Priyanjali Gupta, an engineering student, has created a unique artificial intelligence model capable of translating sign language into English in real time.
By: Ma. Andrea M. Pacardo
We are still in the grip of the pandemic, and electronic communications have become an inevitable aspect of life- on which a visionary engineer from India realized that people who use sign language couldn’t communicate well during video conversations. As a result, she materialized the idea of creating a one-of-a-kind AI model capable of translating gestures in order to make deaf people’s lives easier.
The model was created with Real-Time Sign Language Detection by Priyanjali Gupta, an engineering student in her third year at India’s Vellore Institute of Technology utilizing the Tensorflow object detection API, which translates hand motions using transfer learning from a pre-trained model called ssd_mobilenet. She uploaded her innovation on LinkedIn, where it received over 60,000 likes and about 1,200 comments from individuals who were amazed with her unique idea.
Gupta’s software converts signals into English text by using image recognition technology to analyze the actions of different body parts, such as arms and fingers. Since it is real-time, the AI program provides a dynamic manner of communicating with deaf or hard-of-hearing persons. Yes, No, Please, Thank You, I Love You, and Hello are the six gestures it can covert. A larger amount of sign language data would be required to construct a more trustworthy model, but as a proof of concept, this appears to work.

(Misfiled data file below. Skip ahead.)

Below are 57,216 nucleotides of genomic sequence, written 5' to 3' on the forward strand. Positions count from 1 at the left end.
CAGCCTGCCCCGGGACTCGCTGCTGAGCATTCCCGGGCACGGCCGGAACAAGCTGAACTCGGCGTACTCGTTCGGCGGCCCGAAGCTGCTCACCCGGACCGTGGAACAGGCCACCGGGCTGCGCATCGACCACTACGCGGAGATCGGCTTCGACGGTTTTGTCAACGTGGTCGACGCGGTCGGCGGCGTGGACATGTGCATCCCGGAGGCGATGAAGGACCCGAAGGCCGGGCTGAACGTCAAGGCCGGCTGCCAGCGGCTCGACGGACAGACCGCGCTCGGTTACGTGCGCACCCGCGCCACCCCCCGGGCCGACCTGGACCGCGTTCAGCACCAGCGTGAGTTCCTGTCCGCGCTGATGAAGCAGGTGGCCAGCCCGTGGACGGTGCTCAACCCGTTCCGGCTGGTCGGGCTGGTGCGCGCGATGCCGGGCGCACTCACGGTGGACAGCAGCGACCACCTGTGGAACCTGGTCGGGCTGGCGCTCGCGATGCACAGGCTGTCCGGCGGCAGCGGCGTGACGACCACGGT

THANK YOU, MOM!
Gupta attributed the software’s inspiration to her mother, who encouraged her to try something new as an engineering student. Priyanjali stated that the Alexa device, which responds to voice commands is useless to individuals who couldn’t talk or hear, and that’s when the idea of developing an AI model occurred to her.
HARDWORK DOES PAY OFF!
Priyanjali began developing the concept in February 2021. She began the model in December of last year, but it did not go well. She tried again last month with the help of the internet and did all through her own research, recalling that she didn’t get any sleep for three nights in a row to complete the model.
MORE TO COME!
Since the dataset was created and annotated by hand using a computer webcam and is now trained on single frames, it will need to be developed on a huge number of frames to recognize videos, which will most likely be performed using Long short-term memory (LSTM) networks. While admitting that developing software for sign recognition is tough, Gupta expressed hope that the open-source community will soon help her in finding a solution that will allow her to expand her work.
Nonetheless, it is still in its early stages, and full implementation is likely to take some time. She is currently looking for a better platform and guidance in order to improve the model.
Image credit: Github, The Courier, ZME Science
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